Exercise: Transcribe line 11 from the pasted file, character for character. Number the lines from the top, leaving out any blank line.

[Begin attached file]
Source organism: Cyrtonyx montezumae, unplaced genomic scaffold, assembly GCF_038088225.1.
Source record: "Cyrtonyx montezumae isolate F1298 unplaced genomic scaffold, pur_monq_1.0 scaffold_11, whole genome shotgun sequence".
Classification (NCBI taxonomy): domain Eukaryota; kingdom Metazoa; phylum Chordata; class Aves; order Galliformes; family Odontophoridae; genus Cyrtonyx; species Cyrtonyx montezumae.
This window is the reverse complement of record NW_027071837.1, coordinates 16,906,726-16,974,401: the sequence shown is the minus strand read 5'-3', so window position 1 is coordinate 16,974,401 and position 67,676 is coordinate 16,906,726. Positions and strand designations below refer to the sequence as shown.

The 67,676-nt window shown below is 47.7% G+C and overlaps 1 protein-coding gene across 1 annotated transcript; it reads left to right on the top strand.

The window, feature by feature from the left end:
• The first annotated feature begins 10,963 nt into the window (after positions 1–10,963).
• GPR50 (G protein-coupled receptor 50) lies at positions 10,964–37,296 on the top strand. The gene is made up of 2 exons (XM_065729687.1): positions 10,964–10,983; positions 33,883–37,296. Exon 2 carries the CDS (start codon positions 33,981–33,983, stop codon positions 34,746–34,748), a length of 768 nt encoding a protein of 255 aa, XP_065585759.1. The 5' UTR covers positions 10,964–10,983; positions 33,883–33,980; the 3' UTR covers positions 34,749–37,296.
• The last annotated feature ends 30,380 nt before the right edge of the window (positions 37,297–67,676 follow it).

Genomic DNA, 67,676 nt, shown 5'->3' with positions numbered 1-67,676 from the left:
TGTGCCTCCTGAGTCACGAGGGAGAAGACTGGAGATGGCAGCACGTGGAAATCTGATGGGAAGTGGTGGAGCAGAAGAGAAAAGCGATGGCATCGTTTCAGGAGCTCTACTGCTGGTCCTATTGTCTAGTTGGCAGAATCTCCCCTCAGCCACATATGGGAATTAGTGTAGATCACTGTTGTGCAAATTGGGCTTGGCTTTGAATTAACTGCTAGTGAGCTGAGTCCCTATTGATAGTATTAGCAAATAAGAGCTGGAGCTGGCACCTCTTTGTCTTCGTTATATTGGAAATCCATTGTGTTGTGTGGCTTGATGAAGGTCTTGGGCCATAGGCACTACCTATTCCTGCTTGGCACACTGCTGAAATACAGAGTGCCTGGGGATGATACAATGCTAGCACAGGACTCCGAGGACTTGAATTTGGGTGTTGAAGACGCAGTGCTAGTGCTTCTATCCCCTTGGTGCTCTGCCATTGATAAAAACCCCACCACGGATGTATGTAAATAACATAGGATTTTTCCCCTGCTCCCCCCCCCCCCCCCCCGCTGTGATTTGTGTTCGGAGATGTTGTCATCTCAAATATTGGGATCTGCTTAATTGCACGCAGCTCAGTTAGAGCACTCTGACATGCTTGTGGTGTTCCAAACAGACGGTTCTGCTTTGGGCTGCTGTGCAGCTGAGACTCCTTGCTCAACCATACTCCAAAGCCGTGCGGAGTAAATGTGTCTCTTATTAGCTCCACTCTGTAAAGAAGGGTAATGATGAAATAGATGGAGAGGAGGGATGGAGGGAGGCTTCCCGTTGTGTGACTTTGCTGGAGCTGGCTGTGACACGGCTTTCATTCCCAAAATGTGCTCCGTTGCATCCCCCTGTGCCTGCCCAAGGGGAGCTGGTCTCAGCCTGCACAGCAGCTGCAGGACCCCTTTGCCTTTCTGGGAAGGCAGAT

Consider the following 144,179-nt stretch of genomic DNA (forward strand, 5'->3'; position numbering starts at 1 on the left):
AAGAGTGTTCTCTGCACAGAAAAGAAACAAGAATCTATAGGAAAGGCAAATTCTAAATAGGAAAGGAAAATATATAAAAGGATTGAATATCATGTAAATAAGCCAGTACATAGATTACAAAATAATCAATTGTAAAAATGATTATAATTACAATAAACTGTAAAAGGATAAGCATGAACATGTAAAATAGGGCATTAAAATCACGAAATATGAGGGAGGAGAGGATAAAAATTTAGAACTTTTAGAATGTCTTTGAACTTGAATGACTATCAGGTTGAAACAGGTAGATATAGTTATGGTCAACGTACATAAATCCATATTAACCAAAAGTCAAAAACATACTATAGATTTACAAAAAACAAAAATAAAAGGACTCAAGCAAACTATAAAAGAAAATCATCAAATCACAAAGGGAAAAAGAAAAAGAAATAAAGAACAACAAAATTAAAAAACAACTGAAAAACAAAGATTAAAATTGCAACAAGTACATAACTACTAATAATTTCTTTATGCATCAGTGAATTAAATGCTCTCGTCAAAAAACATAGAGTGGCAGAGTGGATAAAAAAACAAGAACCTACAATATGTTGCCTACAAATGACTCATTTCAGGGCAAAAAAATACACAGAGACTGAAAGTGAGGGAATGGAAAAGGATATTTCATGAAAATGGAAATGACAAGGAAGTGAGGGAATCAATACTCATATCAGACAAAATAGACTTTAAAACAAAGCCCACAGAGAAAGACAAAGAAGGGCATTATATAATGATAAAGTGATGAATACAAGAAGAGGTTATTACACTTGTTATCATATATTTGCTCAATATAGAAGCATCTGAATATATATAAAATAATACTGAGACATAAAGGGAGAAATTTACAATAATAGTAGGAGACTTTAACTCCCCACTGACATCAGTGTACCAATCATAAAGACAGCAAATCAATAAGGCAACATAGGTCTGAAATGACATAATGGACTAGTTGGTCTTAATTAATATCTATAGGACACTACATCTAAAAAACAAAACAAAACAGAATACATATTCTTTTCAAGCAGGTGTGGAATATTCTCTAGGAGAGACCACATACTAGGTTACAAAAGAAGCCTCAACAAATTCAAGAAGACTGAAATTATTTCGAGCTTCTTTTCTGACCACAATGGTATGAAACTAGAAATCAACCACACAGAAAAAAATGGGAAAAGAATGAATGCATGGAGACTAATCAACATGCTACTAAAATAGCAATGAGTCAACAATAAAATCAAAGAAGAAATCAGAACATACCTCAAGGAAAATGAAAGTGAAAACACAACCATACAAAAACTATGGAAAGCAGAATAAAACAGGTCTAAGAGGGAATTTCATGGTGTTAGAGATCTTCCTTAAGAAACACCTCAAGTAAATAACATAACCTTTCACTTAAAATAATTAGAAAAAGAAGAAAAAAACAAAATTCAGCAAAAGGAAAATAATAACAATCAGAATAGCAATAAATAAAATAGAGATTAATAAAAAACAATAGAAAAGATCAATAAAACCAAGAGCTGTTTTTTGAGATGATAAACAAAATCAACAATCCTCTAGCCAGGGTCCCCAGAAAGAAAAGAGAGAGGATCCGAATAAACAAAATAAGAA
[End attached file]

TGTGCCTCCTGAGTCACGAGGGAGAAGACTGGAGATGGCAGCACGTGGAAATCTGATGGGAAGTGGTGGAGCAGAAGAGAAAAGCGATGGCATCGTTTCAGGAGCTCTACTGCTGGTCCTATTGTCTAGTTGGCAGAATCTCCCCTCAGCCACATATGGGAATTAGTGTAGATCACTGTTGTGCAAATTGGGCTTGGCTTTGAATTAACTGCTAGTGAGCTGAGTCCCTATTGATAGTATTAGCAAATAAGAGCTGGAGCTGGCACCTCTTTGTCTTCGTTATATTGGAAATCCATTGTGTTGTGTGGCTTGATGAAGGTCTTGGGCCATAGGCACTACCTATTCCTGCTTGGCACACTGCTGAAATACAGAGTGCCTGGGGATGATACAATGCTAGCACAGGACTCCGAGGACTTGAATTTGGGTGTTGAAGACGCAGTGCTAGTGCTTCTATCCCCTTGGTGCTCTGCCATTGATAAAAACCCCACCACGGATGTATGTAAATAACATAGGATTTTTCCCCTGCTCCCCCCCCCCCCCCCCCGCTGTGATTTGTGTTCGGAGATGTTGTCATCTCAAATATTGGGATCTGCTTAATTGCACGCAGCTCAGTTAGAGCACTCTGACATGCTTGTGGTGTTCCAAACAGACGGTTCTGCTTTGGGCTGCTGTGCAGCTGAGACTCCTTGCTCAACCATACTCCAAAGCCGTGCGGAGTAAATGTGTCTCTTATTAGCTCCACTCTGTAAAGAAGGGTAATGATGAAATAGATGGAGAGGAGGGATGGAGGGAGGCTTCCCGTTGTGTGACTTTGCTGGAGCTGGCTGTGACACGGCTTTCATTCCCAAAATGTGCTCCGTTGCATCCCCCTGTGCCTGCCCAAGGGGAGCTGGTCTCAGCCTGCACAGCAGCTGCAGGACCCCTTTGCCTTTCTGGGAAGGCAGAT